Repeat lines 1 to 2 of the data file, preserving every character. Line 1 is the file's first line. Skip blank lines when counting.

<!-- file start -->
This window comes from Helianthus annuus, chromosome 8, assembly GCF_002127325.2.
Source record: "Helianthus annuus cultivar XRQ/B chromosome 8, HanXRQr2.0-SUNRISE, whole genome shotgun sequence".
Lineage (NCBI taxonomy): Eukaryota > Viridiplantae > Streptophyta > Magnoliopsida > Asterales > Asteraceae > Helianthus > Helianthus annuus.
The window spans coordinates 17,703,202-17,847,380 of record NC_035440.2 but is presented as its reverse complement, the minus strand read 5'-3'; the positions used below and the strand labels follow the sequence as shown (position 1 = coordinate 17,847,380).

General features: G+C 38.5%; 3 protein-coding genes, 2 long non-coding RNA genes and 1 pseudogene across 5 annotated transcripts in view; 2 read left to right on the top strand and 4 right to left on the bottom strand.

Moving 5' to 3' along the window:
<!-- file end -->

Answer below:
This window comes from Helianthus annuus, chromosome 8, assembly GCF_002127325.2.
Source record: "Helianthus annuus cultivar XRQ/B chromosome 8, HanXRQr2.0-SUNRISE, whole genome shotgun sequence".